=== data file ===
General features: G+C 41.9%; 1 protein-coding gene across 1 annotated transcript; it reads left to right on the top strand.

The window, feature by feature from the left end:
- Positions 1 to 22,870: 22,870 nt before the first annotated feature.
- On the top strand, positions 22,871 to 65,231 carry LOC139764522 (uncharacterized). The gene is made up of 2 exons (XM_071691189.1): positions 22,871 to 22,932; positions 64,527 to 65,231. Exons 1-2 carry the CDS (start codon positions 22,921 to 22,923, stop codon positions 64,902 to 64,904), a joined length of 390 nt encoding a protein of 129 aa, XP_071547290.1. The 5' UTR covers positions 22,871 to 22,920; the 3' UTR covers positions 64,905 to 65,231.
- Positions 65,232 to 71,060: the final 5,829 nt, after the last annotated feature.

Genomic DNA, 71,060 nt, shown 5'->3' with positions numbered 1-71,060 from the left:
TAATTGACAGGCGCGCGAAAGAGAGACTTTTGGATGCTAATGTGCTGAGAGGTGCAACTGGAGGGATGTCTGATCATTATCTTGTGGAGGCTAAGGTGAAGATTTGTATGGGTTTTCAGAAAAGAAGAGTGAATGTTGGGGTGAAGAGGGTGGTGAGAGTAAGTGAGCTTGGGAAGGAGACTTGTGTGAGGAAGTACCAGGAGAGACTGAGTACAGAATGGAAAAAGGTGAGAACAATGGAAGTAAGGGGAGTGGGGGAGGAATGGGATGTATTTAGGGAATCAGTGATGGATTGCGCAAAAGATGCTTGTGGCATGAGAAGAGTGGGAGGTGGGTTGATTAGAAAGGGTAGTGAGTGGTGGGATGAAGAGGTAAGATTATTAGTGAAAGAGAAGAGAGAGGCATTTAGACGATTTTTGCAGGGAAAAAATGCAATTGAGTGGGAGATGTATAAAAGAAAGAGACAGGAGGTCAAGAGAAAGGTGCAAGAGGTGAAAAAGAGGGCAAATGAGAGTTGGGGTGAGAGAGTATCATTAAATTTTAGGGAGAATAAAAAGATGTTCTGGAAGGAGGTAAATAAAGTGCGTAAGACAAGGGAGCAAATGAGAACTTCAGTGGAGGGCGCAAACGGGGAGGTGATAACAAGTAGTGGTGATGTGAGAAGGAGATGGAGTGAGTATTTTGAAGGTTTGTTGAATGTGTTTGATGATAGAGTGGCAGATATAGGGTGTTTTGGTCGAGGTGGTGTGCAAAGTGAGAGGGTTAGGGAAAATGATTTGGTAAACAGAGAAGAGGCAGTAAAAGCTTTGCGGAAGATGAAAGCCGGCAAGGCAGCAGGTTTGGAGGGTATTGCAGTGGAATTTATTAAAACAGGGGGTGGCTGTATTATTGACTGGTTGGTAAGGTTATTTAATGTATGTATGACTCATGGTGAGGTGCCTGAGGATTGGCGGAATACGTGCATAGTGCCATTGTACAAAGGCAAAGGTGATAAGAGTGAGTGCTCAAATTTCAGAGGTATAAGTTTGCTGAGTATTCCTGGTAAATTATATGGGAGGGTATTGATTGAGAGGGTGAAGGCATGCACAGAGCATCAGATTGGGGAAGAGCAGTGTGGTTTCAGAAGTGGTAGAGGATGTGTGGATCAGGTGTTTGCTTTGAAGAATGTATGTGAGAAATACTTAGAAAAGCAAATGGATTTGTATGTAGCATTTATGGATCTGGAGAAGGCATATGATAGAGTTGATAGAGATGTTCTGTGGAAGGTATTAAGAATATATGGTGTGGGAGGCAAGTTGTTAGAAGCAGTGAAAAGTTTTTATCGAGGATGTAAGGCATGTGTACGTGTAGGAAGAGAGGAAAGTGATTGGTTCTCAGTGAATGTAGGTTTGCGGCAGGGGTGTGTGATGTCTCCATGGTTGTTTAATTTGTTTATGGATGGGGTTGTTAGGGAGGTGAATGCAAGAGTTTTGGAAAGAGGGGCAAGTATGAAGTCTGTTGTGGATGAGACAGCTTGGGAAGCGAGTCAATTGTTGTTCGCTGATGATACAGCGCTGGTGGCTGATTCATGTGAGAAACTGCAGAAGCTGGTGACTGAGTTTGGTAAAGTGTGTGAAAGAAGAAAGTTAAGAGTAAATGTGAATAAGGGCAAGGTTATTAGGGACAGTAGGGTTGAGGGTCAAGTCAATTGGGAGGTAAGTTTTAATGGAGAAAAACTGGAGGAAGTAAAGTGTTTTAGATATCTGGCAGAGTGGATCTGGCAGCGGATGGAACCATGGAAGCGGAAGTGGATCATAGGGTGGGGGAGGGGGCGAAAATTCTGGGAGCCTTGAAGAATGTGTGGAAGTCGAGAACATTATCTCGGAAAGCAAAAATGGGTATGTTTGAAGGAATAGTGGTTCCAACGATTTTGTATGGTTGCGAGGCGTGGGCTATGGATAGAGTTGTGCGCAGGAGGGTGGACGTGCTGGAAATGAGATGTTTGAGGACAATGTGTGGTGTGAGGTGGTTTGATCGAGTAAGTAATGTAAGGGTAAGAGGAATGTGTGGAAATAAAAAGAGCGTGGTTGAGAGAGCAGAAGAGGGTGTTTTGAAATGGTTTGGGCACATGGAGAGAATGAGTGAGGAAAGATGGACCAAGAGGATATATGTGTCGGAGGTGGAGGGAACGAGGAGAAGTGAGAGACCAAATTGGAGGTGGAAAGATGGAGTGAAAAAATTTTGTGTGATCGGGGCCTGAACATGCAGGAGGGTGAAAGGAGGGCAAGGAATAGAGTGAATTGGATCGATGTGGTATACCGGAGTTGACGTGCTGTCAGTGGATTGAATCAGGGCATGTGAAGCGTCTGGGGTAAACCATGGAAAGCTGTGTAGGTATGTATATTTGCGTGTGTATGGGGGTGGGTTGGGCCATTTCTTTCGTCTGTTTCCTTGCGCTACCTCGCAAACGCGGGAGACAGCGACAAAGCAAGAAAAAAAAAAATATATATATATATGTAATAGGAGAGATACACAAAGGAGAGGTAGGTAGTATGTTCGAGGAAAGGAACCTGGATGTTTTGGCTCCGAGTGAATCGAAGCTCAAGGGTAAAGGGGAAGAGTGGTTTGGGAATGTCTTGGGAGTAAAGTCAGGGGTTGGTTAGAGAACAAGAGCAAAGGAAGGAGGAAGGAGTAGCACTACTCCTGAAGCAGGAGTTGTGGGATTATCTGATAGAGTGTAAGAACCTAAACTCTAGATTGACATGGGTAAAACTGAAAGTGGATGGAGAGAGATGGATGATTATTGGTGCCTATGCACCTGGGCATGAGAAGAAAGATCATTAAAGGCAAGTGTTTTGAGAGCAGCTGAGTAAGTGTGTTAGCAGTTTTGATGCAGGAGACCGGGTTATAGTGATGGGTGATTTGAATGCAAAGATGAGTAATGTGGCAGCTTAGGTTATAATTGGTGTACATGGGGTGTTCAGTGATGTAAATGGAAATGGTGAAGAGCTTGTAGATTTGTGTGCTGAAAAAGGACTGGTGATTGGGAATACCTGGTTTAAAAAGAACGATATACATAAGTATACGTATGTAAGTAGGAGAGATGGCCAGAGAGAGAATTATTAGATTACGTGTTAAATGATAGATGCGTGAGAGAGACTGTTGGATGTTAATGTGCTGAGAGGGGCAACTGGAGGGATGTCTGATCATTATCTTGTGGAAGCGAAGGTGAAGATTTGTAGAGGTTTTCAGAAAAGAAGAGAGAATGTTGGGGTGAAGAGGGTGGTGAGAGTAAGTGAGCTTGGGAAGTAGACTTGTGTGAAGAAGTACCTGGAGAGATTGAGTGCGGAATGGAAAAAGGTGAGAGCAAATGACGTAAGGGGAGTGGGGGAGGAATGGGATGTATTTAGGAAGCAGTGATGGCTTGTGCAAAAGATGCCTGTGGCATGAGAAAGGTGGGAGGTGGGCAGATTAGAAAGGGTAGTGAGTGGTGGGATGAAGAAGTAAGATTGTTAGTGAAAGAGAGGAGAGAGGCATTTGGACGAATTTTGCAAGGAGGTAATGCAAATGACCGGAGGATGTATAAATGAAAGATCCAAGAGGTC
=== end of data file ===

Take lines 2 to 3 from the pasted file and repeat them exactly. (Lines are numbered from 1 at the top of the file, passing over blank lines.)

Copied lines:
The window, feature by feature from the left end:
- Positions 1 to 22,870: 22,870 nt before the first annotated feature.